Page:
How I managed to get the Italian citizenship without information

I only knew that I had an Italian relative. I had no idea who he was. But that wasn’t an impediment for “Paula, the researcher” to resume activities and look for all the available information.
My uncle told me she “believed” her great-grandfather was Italian. That “I believe he was” turned into “he was”. But… how did I come to confirm that?
First of all, I asked my uncle to look for every possible documentation about her family. Once I got birth, death and marriage certificates with me, I started to put together the information I had. I knew that my last name was Italian. I found a website that allows you to look where people with same last name live in Italy. There were 29, 10 of which lived in a community in Salerno. I talked to a distant cousin of my uncle: she wasn’t sure if the person who seemed to be my great-great-grandfather, her grandfather, was from Salerno or from Naples.

I continued my research. I contacted an agent, who mentioned that the first enquiry to the community was free, but that I would have to pay the next ones. Without thinking too much, I asked him to check on that community, where there were 10 people with my same last name. This happened on a Friday. On the next Tuesday, I had a call from the agent, I was excited and a glimpse in my smile proved that what I thought was going to happen was being confirmed: we had 50% of the process on the way. My great-great-grandfather’s birth certificate was there, he was born there. I celebrated with a coffee latte and three croissants. Nothing was going to stand in my way of putting together those documents. Once again, “Paula, the researcher” was showing her results. Those who know me know that I’m stubborn; when something gets in my head, I cannot stop until I get it. That sacred bordeaux passport would be mine!

Two days later, the agent notified me that the Italian birth certificate was ready. I went for it. And we started to check whether I needed any other documents.


• Birth certificate
• The Italian marriage and death certificate (if) to my non-naturalization certificate (basically that the Italian had not become Argentinian, in this case)
Little by little, I got to obtain everything. I went to the Management and Participation Center of my city, Buenos Aires, to ask for the updated certificates my aunt had, that is to say, less than 10 years old. The service was excellent. And I told them I didn’t have the exact dates for some of the documents and they told me to not worry; estimated dates within a 10 years’ timeframe would work for them to start searching. For example, I did not have my grandfather’s birth certificate, but I knew the date. In that case, I provided his first name, last name, date of birth and his father’s and mother’s name. I did not have my great-great-grandfather marriage certificate, but I did have my great-grandfather’s birth certificate. As I had my great-great-grandfathers’ names, I told the guy assisting me at the Management Center, that he could enter the name of my great-grandfather and I considered the marriage date of my great-great-grandfathers, entering 10 years from that date. The document showed up, and I continued with the other documents. Now, what was difficult was to GET THE GODDAMN APPOINTMENT! Processes change and depend on each consulate. In 2014, the one in Buenos Aires only enabled “surprise” appointments once a year. Today, they are enabled many times a week and with a certain schedule. I wrote it 1 hour after being able to get the appointment.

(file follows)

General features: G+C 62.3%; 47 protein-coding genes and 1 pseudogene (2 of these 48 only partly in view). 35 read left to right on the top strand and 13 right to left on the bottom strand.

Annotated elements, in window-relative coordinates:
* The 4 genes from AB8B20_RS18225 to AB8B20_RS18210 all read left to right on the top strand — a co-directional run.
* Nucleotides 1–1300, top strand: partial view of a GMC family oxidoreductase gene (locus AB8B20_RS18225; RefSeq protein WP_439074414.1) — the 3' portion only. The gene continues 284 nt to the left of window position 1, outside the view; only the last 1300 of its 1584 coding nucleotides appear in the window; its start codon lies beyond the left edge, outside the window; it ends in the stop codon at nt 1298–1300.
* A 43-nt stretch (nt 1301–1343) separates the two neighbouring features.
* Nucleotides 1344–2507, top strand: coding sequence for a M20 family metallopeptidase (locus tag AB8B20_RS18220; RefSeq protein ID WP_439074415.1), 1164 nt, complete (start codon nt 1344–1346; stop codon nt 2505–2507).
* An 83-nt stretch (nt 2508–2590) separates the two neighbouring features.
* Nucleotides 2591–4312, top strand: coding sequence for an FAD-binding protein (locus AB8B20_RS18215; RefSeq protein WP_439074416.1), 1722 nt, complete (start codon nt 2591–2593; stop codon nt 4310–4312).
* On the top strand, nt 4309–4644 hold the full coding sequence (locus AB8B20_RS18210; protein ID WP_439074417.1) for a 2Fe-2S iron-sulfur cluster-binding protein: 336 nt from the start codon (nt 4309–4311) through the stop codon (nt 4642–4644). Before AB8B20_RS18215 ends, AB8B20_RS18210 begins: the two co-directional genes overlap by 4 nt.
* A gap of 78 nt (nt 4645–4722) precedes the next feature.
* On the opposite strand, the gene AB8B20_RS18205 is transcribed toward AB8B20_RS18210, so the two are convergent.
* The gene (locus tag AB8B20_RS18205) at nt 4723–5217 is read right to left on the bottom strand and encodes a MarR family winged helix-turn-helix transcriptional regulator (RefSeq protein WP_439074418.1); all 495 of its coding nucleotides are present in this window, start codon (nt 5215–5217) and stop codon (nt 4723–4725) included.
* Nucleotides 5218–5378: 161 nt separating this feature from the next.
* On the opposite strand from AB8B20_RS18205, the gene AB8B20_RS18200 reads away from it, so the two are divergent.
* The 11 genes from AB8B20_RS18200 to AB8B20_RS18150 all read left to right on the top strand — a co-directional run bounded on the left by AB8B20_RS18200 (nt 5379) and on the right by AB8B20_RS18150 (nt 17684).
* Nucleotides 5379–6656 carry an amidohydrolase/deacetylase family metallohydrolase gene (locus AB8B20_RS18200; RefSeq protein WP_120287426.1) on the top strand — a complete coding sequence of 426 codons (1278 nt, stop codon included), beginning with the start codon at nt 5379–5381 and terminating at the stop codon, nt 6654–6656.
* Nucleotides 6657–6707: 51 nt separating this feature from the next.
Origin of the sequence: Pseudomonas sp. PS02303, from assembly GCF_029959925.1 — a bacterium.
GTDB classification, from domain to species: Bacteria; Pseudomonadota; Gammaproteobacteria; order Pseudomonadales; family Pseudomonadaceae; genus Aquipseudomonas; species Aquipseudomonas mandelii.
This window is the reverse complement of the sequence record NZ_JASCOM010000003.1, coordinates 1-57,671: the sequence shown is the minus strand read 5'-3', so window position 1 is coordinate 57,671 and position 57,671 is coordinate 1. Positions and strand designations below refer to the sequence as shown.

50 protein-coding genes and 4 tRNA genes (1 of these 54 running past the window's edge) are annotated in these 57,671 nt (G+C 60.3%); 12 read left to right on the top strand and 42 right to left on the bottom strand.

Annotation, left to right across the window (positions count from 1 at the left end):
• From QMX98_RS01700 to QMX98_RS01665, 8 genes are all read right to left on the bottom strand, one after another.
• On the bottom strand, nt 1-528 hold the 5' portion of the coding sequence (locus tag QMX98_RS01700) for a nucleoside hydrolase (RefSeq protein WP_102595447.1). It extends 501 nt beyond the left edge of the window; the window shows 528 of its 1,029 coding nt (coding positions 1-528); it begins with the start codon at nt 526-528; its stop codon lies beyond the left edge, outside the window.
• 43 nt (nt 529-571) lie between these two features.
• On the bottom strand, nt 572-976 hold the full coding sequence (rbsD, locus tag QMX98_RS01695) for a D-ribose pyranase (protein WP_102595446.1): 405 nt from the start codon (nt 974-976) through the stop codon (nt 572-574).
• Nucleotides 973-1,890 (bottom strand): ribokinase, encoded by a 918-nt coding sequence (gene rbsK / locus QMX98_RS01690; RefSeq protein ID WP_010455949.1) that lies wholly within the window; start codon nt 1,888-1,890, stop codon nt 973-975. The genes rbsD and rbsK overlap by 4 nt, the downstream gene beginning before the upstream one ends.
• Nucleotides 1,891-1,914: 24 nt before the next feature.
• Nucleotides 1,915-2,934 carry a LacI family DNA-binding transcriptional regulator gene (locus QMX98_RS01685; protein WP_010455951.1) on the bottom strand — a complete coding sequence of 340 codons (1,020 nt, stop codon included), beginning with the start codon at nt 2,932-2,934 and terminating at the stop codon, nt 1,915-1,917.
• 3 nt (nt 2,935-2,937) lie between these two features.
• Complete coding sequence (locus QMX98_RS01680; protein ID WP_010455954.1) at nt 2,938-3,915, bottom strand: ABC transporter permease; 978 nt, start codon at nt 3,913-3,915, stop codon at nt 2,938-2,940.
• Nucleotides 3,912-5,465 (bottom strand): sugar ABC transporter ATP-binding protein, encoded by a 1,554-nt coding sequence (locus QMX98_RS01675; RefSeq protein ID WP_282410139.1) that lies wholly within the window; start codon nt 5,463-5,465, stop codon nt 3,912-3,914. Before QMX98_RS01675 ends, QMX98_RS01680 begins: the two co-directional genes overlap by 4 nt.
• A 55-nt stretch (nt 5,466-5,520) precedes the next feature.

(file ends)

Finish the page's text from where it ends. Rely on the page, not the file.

The appointment day had come. I was more nervous than the day of the college thesis. I went early. I got in line and entered. I presented everything, and I paid EUR 300 at the exchange rate of that day. The man from the consulate told me: “we will contact you”.
I went on a trip. I did not know how the wait would continue. As I was not getting answers from the consulate, I reached the administration of the commune where my Italian ancestor was born. Adorable! She told me she would e-mail me when the consulate in Buenos Aires sent her all the files, and so she did. I already liked her in the cybernetic way and I was thinking of going to visit her at the commune.
It was July 8th, one year and a half after I presented the documents. I was already an Italian citizen. That day I went to eat pasta and I decided I was going to study Italian. I like the idea of being eye to eye with Italians and apply the Italian language in Europe. And I was right; I was already “Italian”.
Now, the second phase was beginning. I got an online appointment to get the Italian passport (I was travelling around Europe). This appointment was easy to get. I was suggested to get it 2 months after receiving the citizenship confirmation. I got it 5 months after in order to meet the suggested deadlines. I booked a ticket to Argentina. At that moment, I paid EUR 116 in the bank at the exchange rate of the day, one day before collecting the passport. The next day, I went to the consulate, and, just like the appointment day, I arrived early, got in line. I was the second one. I got called. I presented the fee’s payment receipt and my passport photo. And that’s it. I already had this goddamn passport that would let me live in Europe. Once again, the World was Mine!